Jeffro's Space Gaming Blog

Microgames, Monster Games, and Role Playing Games

A Look at Class Selection in ACKS

Okay, this is trickier than it maybe should be. Coming in from Moldvay Basic, it’s just burned into my brain that the correct way to play D&D is that ability scores should be completely irrelevant to class selection– at least when it comes to the four main human classes. I mean, if you have an intelligence of three, you should still be able to play a mage, right? Well you can under classic B/X. But not under ACKS! This is hard to accept for a purist like me, but I got over it.

What this means is that it’s possible to not qualify for any class under ACKS. I don’t think it’s specifically outlined in the rules anywhere, but this would be a pretty strong contender for the legendary “hopeless character.” Alternately, you could use the optional ACKS method of rolling up five characters, running one, using two others as backup characters, and handing the remaining two to the dungeon master for use as NPC’s in that case. In the chaos of the typical game session it is difficult to get people to do that properly and then remember to stick to this in later sessions. An alternate solution would be to simply have them run a normal human. After a mere 100 XP, they become first level fighter. (I would rule that their strength would become a nine at that point.) If that sounds too awful for them, then they can do the multiple characters thing and do it right.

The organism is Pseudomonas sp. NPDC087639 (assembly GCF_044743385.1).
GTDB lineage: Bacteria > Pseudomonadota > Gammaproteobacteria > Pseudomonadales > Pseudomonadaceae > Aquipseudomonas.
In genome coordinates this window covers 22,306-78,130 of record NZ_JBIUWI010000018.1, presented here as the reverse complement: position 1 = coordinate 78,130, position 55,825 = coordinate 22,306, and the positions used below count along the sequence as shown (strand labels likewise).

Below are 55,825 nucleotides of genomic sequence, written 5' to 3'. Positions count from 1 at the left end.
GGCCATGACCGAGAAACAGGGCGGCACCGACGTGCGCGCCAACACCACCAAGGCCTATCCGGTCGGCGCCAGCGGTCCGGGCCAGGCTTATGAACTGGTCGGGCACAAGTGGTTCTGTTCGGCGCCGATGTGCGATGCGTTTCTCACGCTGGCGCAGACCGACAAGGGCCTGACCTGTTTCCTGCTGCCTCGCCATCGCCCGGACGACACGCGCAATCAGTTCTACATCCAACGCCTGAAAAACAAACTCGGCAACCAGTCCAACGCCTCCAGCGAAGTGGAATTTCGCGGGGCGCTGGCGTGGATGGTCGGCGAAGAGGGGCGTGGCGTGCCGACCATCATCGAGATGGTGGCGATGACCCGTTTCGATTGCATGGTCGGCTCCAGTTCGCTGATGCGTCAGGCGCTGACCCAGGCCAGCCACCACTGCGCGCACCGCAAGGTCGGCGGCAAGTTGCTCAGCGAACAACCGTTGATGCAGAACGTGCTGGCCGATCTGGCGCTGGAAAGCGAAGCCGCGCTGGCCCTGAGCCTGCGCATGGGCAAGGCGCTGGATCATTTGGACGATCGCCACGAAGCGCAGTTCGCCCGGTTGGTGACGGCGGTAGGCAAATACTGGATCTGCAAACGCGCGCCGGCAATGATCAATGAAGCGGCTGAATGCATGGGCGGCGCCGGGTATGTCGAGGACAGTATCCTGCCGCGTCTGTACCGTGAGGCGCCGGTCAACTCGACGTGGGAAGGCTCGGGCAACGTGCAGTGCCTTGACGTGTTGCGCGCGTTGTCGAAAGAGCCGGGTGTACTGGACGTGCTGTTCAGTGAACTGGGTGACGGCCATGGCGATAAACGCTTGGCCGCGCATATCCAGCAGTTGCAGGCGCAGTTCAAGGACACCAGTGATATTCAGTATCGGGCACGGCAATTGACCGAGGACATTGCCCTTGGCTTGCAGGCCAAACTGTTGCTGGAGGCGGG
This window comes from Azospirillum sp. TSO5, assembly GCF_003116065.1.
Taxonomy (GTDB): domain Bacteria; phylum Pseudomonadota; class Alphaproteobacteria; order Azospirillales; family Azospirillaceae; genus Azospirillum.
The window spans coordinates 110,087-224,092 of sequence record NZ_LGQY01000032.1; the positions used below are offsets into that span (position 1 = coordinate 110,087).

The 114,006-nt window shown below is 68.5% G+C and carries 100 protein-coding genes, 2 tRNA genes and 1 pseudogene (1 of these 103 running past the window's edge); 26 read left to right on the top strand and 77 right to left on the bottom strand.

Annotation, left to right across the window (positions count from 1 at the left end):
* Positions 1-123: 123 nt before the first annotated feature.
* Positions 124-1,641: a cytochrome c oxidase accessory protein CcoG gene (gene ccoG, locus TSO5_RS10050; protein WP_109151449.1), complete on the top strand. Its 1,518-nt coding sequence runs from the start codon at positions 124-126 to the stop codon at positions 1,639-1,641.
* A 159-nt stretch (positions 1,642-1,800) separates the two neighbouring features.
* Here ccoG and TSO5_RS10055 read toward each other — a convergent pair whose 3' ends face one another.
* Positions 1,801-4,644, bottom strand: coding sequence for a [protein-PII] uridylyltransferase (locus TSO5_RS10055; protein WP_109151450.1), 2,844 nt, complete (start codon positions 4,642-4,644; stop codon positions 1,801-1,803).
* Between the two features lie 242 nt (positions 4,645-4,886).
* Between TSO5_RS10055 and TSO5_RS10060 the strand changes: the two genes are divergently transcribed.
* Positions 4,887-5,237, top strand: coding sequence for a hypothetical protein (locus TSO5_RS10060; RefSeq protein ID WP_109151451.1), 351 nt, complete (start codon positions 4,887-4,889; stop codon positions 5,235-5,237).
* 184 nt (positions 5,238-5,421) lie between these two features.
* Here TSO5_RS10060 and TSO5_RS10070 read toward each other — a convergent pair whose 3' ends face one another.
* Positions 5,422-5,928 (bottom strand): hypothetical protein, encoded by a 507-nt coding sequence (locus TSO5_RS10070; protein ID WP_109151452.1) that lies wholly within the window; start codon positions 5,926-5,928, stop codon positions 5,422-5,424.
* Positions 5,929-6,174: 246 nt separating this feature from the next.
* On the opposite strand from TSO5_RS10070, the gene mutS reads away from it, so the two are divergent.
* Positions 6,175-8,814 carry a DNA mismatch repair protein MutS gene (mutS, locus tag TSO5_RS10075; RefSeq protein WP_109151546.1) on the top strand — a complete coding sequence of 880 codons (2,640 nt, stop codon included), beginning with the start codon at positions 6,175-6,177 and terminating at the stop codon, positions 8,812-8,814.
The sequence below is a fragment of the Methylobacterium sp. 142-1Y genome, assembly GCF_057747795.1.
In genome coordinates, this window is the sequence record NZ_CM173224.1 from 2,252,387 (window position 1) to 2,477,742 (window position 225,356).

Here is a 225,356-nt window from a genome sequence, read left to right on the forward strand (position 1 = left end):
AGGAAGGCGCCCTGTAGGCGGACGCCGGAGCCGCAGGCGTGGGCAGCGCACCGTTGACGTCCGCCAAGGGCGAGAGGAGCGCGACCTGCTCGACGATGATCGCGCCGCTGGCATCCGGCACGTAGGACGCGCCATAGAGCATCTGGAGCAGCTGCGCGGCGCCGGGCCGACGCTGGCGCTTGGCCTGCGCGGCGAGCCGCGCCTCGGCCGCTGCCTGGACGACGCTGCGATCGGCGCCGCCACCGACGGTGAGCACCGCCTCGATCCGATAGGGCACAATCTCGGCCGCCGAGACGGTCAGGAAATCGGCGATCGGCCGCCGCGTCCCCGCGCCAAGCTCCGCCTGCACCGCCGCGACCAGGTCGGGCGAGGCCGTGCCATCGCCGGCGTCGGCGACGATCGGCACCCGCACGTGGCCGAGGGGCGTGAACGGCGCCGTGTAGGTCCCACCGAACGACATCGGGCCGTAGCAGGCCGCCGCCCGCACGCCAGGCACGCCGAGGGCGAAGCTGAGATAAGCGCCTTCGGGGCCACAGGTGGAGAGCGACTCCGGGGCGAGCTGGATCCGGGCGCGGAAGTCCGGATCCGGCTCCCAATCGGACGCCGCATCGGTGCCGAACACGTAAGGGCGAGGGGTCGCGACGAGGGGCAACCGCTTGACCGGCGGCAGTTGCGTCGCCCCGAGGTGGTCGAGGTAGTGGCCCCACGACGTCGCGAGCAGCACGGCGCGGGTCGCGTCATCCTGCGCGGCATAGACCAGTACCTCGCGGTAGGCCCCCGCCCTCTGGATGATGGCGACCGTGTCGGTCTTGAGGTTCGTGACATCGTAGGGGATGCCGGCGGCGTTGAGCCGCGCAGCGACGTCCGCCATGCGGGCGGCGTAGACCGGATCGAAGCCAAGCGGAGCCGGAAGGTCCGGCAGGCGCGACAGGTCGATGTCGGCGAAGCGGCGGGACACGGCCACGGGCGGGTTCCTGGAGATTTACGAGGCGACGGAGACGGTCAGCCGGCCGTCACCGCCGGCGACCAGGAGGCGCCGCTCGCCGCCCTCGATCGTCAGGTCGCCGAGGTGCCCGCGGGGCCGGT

Of course, it’s not very likely to happen, really. Still… is it really so bad to have a crap character? I mean good grief. Go mess with that thing in the dungeon that nobody else wanted to risk experimenting with already. But you won’t do that. You and me both know how it will go. You’ll roll 3d6 in order and immediately start complaining. You’ll try to get killed in the subsequent sortie… and everyone will know it… and there’ll be this distinct sense of metagaming that will spoil the immersion. It’ll be tacky. But then in spite of your recklessness, it will seem that someone else is fated to die. Three sorties later, that “hopeless” character will have accumulated enough history through actual play that you’ll forget how much you hated him in the first place. So why not just skip the petulant phase and go ahead and give it your best shot right from the start?! You know that’s the right way to play!

And of course, anyone that is perceived to have gotten a raw deal is liable to gain all manner of perks fom the rest of the party, so don’t sweat it. I mean the last time this happened, everyone gave the guy enough gold that he could bank a level from the start. Of course, this character came into the game with a chunk of banked experience already– which is why the player was not too interested into arbitrarily throwing him away in the first place. So if you want to have more freedom to optimize your character, don’t bank XP, right? Ah, but you’d never do that– hah ha!! (Seriously Alexander Macris is just plain evil. And this is of course why I trust his design decisions even when individual rules rub me the wrong way. Down the road, everything just seems to fall in place.)

But I digress.

Let’s get some sample characters here in order to have a clear frame of reference. We’ll do one set of five just like a player using the optional character generation rule would do. (Attribute blocks here are STR-INT-WIS-DEX-CON-CHA.)

  1. 10-12-11-9-10-12 (No restrictions on class selections! 5% prime requisite bonus possible as Mage.)
  2. 7-12-13-12-13-17 (Barred from Fighter, Assassin, Dwarven Valtguard, and Elven Spellsword. However… if the attributes are robbed sufficiently, this guy could play a not-too-common Bard with a +10% experience bonus.)
  3. 10-10-7-10-10-12 (Barred from Cleric, Bard, Bladedancer, and Dwarven Craftpriest classes. This guy’s not going to get a prime requisite bonus regardless of what class he goes with!)